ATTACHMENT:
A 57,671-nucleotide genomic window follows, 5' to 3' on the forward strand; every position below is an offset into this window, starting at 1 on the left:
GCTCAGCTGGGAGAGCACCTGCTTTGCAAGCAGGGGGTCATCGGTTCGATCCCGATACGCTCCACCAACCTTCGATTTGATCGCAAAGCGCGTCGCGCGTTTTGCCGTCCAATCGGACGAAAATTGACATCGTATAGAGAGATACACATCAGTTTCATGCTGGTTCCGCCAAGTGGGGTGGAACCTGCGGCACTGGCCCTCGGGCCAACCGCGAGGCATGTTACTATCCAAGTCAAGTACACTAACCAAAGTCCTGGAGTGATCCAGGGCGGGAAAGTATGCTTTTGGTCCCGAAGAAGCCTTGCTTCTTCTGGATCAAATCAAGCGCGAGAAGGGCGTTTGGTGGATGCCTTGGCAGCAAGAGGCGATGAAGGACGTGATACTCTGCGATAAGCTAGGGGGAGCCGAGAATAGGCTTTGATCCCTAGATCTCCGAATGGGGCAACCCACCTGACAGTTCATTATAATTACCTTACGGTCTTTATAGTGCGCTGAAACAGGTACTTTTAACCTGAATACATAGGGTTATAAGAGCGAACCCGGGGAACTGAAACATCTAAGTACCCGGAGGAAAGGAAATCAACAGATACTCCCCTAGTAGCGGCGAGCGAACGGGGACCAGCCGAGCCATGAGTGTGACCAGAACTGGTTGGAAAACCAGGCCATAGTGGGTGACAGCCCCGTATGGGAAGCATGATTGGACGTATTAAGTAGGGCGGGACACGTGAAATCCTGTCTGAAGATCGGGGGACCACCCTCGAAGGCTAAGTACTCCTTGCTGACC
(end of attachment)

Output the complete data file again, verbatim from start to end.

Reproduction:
A 57,671-nucleotide genomic window follows, 5' to 3' on the forward strand; every position below is an offset into this window, starting at 1 on the left:
GCTCAGCTGGGAGAGCACCTGCTTTGCAAGCAGGGGGTCATCGGTTCGATCCCGATACGCTCCACCAACCTTCGATTTGATCGCAAAGCGCGTCGCGCGTTTTGCCGTCCAATCGGACGAAAATTGACATCGTATAGAGAGATACACATCAGTTTCATGCTGGTTCCGCCAAGTGGGGTGGAACCTGCGGCACTGGCCCTCGGGCCAACCGCGAGGCATGTTACTATCCAAGTCAAGTACACTAACCAAAGTCCTGGAGTGATCCAGGGCGGGAAAGTATGCTTTTGGTCCCGAAGAAGCCTTGCTTCTTCTGGATCAAATCAAGCGCGAGAAGGGCGTTTGGTGGATGCCTTGGCAGCAAGAGGCGATGAAGGACGTGATACTCTGCGATAAGCTAGGGGGAGCCGAGAATAGGCTTTGATCCCTAGATCTCCGAATGGGGCAACCCACCTGACAGTTCATTATAATTACCTTACGGTCTTTATAGTGCGCTGAAACAGGTACTTTTAACCTGAATACATAGGGTTATAAGAGCGAACCCGGGGAACTGAAACATCTAAGTACCCGGAGGAAAGGAAATCAACAGATACTCCCCTAGTAGCGGCGAGCGAACGGGGACCAGCCGAGCCATGAGTGTGACCAGAACTGGTTGGAAAACCAGGCCATAGTGGGTGACAGCCCCGTATGGGAAGCATGATTGGACGTATTAAGTAGGGCGGGACACGTGAAATCCTGTCTGAAGATCGGGGGACCACCCTCGAAGGCTAAGTACTCCTTGCTGACC